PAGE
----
By Allieu Sesay
Thanks Dr. Bangura. It was a fair piece, but with a weak premise and faulty conclusion. I have done some analysis to show why.
During the process of de-amalgamation, two new districts were created in the APC strongholds - Karene and Falaba. This means extra constituencies were created for the 2018 elections compared to 2012. In 2012, there were 112 constituencies, and 132 constituencies in 2018, representing an addition of 20 constituencies.
Take the North (now broken up into North and North-West) for example. Karene, which is a biproduct of Port Loko and Bombali districts has 5 new constituencies. And these are the APC strongholds, meaning that the 5 seats would be most likely won by the APC. And that was exactly what happened in the 2018 parliamentary election.
So the APC has initially benefited 5 seats as a results of the de-amalgamation. Port Loko maintained the 10 constituencies in both 2012 and 2018 elections. However, Bombali’s constituencies were reduced from 9 in 2012 to 8 in 2018. To account of this, we subtract 1 seat from Karene which gives the net gain due to de-amalgamation of 4 seats in the case of Port Loko, Bombali and Karene.
Koinadugu (with 6 seats in 2012) was broken up into Koinadugu (4 seats) and Falaba (4 seats) in 2018. This gives another gain of 2 seats in favour of the APC as the original Koinadugu is considered an APC district as revealed in 2012.
Tonkolili’s constituencies were increased from 8 in 2012 to 10 in 2018, making 2 extra seats available for the APC to win in 2018, given that Tonkolili is an APC stronghold. Kambia, with 6 seats, was unaffected by the de-amalgamation.
Thus, the net gain in constituencies in the Northern region (i.e. North + North-West) is 8 seats (=4+2+2) and are all located in the APC strongholds.
The Western Area (Urban and Rural) is also considered a stronghold of the APC. In the Western Area Urban, the de-amalgamation resulted in the creation of 3 additional constituencies from 17 in 2012 to 20 in 2018. The Western Area Urban constituencies rose from 4 in 2012 to 8 in 2018. Thus, the gain in constituencies in 2018 for Western Area is 7 (=3+4).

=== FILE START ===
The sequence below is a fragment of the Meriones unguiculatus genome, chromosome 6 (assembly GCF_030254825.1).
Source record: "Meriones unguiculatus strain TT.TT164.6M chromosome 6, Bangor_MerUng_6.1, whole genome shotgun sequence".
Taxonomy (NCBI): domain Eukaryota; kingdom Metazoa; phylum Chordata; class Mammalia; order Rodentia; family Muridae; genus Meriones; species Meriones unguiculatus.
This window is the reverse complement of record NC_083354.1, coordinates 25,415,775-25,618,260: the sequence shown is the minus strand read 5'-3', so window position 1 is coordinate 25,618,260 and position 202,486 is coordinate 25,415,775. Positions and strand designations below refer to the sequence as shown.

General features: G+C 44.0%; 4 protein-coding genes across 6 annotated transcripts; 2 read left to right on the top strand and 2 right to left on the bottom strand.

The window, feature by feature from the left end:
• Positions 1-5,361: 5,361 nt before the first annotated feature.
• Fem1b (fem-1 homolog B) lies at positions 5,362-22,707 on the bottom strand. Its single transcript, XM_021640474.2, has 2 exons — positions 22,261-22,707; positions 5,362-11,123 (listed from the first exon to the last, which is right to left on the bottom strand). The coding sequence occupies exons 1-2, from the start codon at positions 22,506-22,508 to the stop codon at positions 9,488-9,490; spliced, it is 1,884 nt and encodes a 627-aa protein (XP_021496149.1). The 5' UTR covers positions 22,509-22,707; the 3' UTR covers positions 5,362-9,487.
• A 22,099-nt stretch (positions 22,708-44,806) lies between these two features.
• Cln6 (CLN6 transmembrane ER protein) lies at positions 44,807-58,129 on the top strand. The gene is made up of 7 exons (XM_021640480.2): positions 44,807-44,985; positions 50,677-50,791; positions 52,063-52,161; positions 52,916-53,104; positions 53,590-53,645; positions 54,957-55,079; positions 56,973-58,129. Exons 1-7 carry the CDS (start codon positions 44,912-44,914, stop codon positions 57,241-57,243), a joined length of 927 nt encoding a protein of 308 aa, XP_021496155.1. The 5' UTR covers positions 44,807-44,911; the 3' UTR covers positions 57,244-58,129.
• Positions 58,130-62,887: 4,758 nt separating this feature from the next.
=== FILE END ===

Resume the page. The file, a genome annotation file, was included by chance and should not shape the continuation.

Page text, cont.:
From the above, the APC had in its strongholds (Western Area + ‘Global’ North) an additional 15 seats (= 4+2+2+7) as a result of the amalgamation.
Now to the SLPP strongholds. Kono is considered a swing state since no party has ever consistently scored at least 70% of the votes in that district. So we keep it constant.
The number of constituencies in Bo (11), Kenema (11), and Moyamba (6) were unaffected by the de-amalgamation. In Kailahun, the number of constituencies rose from 8 in 2012 to 10 in 2018, representing 2 additional seats. Bonthe and Pujehun each had an additional constituency during the period under review; these give a total of 2. Therefore, the total number of seats in the SLPP strongholds (South and East) is 4 (=2+2).
If we are to net off these seats, we get 11 (=15 – 4) in favour of the APC strongholds. With the voting patterns that have obtained in 2007, 2012, and 2018, we can see clearly that the de-amalgamation absolutely and unequivocally benefited APC and accounted for the current majority in Parliament. Please see Appendix 1 below for necessary statistics.
If at least 70% of voters in an old constituency voted APC in 2012, and this constituency maintains the same voting pattern, and then broken up into 2 constituencies in say 2018, the APC has definitely gotten an extra seat because of the creation of new a constituency.
Your argument would have been tenable if the total number of new constituencies created as a result of the de-amalgamation were identical for both parties in their strongholds. In that case, no party would have had an extra advantage. However, if one party has more constituencies in its strongholds relative to others, that party will definitely have an advantage if voting patterns do not change. And the reasoning or logic in this case is simple to understand.
For example, in the newly created Karene, all 5 seats were won by APC; and in the newly created Falaba, 3 seats were also won by APC. And in the reconstituted Western Area, 4 of the newly created seats went to the APC (i.e. from 21 seats in 2012 to 25 in 2018). This makes a total of 12 seats of the 15 newly added constituencies in the APC strongholds of Western Area and ‘global’ North. So the extra constituencies largely explain the distributional pattern of seats in the current Parliament.
To conclude, your analysis on population dispersion and concentration was spot on. But it was merely advocating for PR than debunking the widely held view of extra constituencies being one and a major factor explaining the current representation in the Sierra Leone Parliament.
Source: Wikipedia, NEC and Author's Calculation